View Full Version : Canterbury Tales in Seven

01-24-2005, 08:27 PM
Maybe some of you have watched the movie "Seven", about this guy (John Doe) who did a serial killings based on the seven deadly sins idea of Thomas Aquinas and/or St Augustine.

And Canterbury Tales is used as one of the refference by Detective Sommerset (starring Morgan Freeman) to understand the psychopatic killer.

So it makes me wonder, I mean Canterbury tales are filled with nice harmless stories. I mean the idea of purgatory or, paradise lost, may influenced someone's thought..but the Canterbury tales?

01-25-2005, 05:38 PM
I loved that movie, sub, and I feel glad that someone else enjoyed it too. Chaucer's The Canterbury Tales I find rarely referenced to, if I remember correctly; but I think the works most referred to went as Dante Alighieri's The Divine Comedy (especially in referring to the seven deadly sins, and a path toward goodness and Paradise after achieving each), and John Milton's Paradise Lost which I believe "John Doe" quoted from: "Long and hard is the way that out of hell leads up to light," meaning that "Doe," after symbolizing the humans descending from the Garden of Eden (Adam and Eve), desired to ascend back to some 'higher level,' if you will with the brutal diligence of murdering people who, to him, represented each of the seven deadly sins.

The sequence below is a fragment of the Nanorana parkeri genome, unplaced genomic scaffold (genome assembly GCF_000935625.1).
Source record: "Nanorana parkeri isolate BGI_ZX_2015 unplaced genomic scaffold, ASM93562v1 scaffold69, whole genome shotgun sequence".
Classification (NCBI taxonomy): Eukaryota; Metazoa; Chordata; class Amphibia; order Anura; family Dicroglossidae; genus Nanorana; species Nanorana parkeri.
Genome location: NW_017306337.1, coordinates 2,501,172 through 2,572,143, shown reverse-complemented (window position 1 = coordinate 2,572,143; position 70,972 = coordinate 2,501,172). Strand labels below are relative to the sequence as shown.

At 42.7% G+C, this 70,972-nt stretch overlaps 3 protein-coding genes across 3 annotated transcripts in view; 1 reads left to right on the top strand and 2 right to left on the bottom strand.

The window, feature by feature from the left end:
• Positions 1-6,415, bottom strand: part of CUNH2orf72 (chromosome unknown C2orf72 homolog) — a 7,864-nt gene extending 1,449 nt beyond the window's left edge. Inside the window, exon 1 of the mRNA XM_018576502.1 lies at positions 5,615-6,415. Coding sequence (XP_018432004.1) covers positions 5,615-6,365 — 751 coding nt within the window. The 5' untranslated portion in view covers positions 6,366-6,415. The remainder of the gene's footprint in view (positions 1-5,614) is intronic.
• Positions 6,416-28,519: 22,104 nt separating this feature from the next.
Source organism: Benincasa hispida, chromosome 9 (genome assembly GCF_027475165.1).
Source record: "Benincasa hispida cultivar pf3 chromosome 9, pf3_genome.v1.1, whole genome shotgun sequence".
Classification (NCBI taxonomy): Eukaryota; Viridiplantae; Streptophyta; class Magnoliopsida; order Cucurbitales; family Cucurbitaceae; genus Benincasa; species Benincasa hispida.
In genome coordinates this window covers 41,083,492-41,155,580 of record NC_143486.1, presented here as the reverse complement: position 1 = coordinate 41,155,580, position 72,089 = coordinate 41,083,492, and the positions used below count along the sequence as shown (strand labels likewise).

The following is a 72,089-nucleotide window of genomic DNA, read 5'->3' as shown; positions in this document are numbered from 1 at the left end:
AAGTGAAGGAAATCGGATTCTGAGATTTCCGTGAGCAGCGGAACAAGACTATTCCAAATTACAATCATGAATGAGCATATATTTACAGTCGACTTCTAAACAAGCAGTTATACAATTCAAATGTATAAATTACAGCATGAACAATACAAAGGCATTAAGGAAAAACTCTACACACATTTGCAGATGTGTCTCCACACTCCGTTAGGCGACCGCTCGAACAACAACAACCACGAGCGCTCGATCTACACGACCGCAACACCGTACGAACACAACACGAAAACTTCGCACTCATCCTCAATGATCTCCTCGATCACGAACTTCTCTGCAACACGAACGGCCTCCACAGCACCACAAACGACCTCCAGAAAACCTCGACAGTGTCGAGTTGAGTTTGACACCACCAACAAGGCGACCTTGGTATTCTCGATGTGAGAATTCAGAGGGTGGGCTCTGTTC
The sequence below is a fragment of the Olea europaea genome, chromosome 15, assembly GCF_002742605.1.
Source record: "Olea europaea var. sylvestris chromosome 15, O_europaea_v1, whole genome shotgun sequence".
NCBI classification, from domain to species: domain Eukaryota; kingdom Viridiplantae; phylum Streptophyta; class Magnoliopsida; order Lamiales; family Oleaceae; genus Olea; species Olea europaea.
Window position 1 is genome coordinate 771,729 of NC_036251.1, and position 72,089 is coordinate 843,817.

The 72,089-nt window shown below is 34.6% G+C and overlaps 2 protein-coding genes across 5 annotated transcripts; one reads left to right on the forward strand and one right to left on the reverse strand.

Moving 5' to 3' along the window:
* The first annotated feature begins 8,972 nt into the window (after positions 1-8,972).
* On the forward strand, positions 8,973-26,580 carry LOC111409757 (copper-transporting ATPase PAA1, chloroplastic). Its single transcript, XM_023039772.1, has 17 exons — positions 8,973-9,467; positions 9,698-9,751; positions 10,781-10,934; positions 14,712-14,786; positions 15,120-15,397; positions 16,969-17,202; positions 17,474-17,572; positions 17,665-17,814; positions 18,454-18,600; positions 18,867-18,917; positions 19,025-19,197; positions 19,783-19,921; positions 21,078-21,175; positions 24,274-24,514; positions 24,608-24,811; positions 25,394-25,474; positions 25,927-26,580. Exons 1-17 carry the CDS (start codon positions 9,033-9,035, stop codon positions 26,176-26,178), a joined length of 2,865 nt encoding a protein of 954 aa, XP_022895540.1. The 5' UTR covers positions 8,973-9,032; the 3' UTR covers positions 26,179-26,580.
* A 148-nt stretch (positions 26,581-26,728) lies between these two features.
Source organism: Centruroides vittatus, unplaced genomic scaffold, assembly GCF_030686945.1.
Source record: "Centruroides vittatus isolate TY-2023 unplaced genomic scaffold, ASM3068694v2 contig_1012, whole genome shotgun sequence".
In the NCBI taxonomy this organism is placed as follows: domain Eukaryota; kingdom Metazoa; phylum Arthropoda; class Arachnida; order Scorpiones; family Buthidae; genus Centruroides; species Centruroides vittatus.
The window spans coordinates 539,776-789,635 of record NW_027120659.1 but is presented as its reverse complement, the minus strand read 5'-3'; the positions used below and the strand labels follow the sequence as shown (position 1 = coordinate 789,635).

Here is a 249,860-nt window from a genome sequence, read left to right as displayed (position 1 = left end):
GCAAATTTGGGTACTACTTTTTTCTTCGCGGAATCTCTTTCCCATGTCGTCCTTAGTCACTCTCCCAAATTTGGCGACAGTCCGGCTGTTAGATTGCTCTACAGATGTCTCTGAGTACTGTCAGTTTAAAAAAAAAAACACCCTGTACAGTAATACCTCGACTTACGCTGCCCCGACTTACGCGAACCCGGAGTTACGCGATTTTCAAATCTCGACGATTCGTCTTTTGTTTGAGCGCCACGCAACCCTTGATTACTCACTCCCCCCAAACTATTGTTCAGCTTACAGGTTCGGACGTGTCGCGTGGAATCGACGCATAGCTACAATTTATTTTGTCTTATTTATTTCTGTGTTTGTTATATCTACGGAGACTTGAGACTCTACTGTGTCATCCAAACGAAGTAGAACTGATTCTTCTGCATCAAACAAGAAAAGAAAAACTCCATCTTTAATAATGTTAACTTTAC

01-25-2005, 07:45 PM
Yes Mono, but remember when Sommerset went to library, the first book which got the attention (by zooming the title) is Canterbury Tales. And he picked that book along with Paradise Lost and The Divine Comedy.
And also when Mills was in the car, an officer knock his window and gave him a package consit of Canterbury Tales (which is I think the shorter version cause the book is to thin ;) ).
Maybe I should finish reading first, then maybe I'll get the idea whether it's related or not. Thanks for sharing ;)